Figure2. HYBRID RADIX RCHITECTURE

In the hybrid radix-4/radix-8 architecture, a subset of the partial products is generated using radix-4 modified Booth encoding. Reduction begins on these radix-4 partial products while 3B is simultaneously being generated by a high speed adder. Upon generating 3B, the remaining partial products are generated using radix-8 encoding, and these partial products are subsequently included within the reduction tree.

PERFORMANCE OF A HYBRID MULTIPLIER

In this section the performance of a hybrid multiplier is explained. The power dissipation, propagation delay and the delay results are compared to analyze the performance of hybrid architecture over conventional hybrid multiplier.

The power dissipation of the hybrid multiplier architecture is reduced up to a considerable level with a minimal increase in delay. The transistor count for the hybrid 32*32 architecture is 25,678 where it is 90,238 for the 64*64 multiplier architecture.

Voltage scaling, reducing the power supply voltage, may be applied to higher speed multipliers to reduce the power dissipation of these circuits, while simultaneously increasing delay.

PROPOSED WORK

In the proposed work we will reduce the transistor count and the multiplexer circuit will be replaced by the PTL circuit and the radix-4 hybrid architecture will yield to better results and the voltage scaling in the power supply will help to reduce the power consumption and the propagation delay also can be optimized in the proposed circuit with some better approaches. The conventional radix-4 multiplier can be enhanced and improved with the introduction of PTL logic in the circuit.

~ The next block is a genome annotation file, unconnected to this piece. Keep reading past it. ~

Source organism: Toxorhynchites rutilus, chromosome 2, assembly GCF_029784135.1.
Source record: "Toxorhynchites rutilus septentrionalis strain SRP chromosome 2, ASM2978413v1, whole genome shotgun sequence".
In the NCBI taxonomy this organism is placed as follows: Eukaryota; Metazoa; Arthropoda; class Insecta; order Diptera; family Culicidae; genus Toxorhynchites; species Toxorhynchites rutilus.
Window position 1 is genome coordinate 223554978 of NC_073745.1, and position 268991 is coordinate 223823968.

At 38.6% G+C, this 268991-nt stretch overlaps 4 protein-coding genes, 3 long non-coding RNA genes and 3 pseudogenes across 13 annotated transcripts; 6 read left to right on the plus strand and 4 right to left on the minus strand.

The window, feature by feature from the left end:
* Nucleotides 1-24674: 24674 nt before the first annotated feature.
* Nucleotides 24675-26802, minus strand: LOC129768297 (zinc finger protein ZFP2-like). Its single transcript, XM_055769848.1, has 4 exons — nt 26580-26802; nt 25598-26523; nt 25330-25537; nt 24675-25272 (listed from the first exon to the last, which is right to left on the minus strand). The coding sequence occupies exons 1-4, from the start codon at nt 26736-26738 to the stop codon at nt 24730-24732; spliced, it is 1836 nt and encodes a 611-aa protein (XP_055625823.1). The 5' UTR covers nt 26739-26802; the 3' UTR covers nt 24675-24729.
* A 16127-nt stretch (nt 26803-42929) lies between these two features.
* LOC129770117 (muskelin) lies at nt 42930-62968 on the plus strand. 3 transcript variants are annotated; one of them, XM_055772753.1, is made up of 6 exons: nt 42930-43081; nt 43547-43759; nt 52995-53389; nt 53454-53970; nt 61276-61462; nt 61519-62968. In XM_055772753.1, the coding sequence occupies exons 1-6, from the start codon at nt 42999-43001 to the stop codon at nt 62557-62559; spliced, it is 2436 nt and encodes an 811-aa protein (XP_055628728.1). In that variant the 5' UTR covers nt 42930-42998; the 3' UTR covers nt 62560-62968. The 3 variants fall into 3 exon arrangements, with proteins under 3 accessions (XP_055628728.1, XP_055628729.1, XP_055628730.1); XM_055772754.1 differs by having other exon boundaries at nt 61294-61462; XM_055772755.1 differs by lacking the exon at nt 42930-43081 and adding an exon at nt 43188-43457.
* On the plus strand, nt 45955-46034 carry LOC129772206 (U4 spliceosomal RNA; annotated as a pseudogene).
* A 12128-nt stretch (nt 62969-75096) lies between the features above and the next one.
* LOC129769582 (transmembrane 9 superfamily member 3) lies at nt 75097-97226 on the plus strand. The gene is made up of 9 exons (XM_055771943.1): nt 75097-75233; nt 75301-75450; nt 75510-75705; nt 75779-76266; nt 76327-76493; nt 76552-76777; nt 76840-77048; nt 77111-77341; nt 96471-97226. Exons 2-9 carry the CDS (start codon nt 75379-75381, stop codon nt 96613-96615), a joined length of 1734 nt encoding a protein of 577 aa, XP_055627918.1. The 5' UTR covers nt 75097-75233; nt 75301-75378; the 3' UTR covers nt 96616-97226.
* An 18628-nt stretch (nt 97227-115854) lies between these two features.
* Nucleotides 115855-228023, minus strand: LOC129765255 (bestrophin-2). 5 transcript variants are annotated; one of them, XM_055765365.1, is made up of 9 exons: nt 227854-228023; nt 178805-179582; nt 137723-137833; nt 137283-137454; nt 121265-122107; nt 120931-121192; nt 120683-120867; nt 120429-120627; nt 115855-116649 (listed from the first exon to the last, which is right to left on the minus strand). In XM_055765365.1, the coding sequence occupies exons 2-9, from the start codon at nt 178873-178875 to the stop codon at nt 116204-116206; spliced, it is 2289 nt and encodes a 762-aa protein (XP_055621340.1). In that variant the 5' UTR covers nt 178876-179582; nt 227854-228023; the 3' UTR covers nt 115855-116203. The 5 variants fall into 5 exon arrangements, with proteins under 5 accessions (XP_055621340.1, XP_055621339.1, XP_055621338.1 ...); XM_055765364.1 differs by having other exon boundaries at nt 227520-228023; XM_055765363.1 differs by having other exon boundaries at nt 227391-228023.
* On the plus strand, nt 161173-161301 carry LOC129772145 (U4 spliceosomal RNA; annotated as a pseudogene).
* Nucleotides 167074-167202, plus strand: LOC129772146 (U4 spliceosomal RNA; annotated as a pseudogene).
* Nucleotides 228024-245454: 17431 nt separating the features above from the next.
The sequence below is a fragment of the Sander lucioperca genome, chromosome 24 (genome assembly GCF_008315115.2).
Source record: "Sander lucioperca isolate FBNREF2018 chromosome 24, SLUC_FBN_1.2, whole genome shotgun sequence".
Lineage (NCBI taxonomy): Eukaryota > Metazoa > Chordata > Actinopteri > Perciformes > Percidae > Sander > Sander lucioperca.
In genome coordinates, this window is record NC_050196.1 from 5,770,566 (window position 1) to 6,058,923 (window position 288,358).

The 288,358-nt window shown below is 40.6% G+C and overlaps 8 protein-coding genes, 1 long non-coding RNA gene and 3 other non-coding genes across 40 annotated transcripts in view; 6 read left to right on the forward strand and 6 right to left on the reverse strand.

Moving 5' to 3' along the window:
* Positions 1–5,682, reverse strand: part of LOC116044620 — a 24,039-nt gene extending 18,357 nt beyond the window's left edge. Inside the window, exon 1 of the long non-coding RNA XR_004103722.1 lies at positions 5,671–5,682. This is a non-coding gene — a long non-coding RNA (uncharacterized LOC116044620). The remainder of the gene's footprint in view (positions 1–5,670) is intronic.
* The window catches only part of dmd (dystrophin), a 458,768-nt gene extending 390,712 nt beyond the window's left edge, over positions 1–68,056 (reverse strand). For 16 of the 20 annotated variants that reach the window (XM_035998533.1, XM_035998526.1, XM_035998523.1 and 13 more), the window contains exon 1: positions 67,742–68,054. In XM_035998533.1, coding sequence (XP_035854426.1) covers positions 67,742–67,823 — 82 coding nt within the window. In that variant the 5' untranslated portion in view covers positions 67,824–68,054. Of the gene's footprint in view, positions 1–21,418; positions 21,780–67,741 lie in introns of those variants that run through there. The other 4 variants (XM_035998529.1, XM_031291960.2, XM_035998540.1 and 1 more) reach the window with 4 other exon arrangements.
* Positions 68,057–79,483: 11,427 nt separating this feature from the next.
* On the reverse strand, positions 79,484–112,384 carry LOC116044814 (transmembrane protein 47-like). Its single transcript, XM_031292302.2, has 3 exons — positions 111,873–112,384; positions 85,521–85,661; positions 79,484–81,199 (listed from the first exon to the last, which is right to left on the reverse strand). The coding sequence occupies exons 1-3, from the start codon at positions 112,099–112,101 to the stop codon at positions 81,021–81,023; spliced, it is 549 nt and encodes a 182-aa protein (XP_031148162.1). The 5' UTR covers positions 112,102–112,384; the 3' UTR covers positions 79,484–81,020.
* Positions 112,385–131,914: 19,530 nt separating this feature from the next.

CONSLUSION

We have studied and reviewed the radix-4 and radix-8 booth multiplier architectures along with their characteristics. The parameters will be improved and enhanced in the proposed architecture. The power dissipation is reduced with the increase in delay and the hybrid architecture will be proposed in the research paper.

REFERENCES

[1] H, Sam and A. Gap@ “A Generalized Multi-bit Recoding of Two’s Complement Binary Numbers and Its Proof with Application in Multiplier Implementations,” IEEE Transactions on Computers, Vol. C-39, No. 8, pp. 1006-1015, August 1990.

[2] B. Millar, P. E. Madrid, and E. E. Swartzlsnder, Jr., “A Fast Hybrid Multiplier Combining Booth and Wallace/f)adda Algorithms? Proceedings of the 35h IEEE Midwest Symposium on Circuits and Systems, pp. 158–165, August 1992.

[3] C. S. Wallace, “A Suggestion for a Fast Multiplier IEEE Transactwnr on Electronic Computers, Vol. EC-13, pp. 14-17, February 1964.

[4] L. DadW “Some Schemes for Parallel Multipliers: Alta Frequenza, Vol. 34, No. 5, pp. 349-356, May 1965.

[5] S. M. Kartg, “Accurate Simulation of Power Dissipation in VLSI Circuits,” lEEE Journal of Solid-State Circuits, Vol. SC-21, No. 5, pp. 889-891, October 1986.

[6] B. S. Cherkauer and E. G. Friedman, “A Unified Design Methodology for CMOS Tapered Buffers,” IEEE Transactions on VLSI System, Vol.VLSI-3, No. 1, pp. 99-111, March 1995.

[7] T. K. Callaway and E. E. Swartzlander, Jr., “Estimating the Power Consumption of CMOS Adders; Proceedings of the Ilti IEEE Symposium on Computer Arithmetic, pp. 210-216,

June/July 1993.

[8] A. P. Chandrakasart, S. Sheng, and R. W. Broderson, “Low-Power CMOS Digital Design,” IEEE Journal of Solid-State Circuits, Vol. SC–27, No. 4. pp. 473483, April 1992.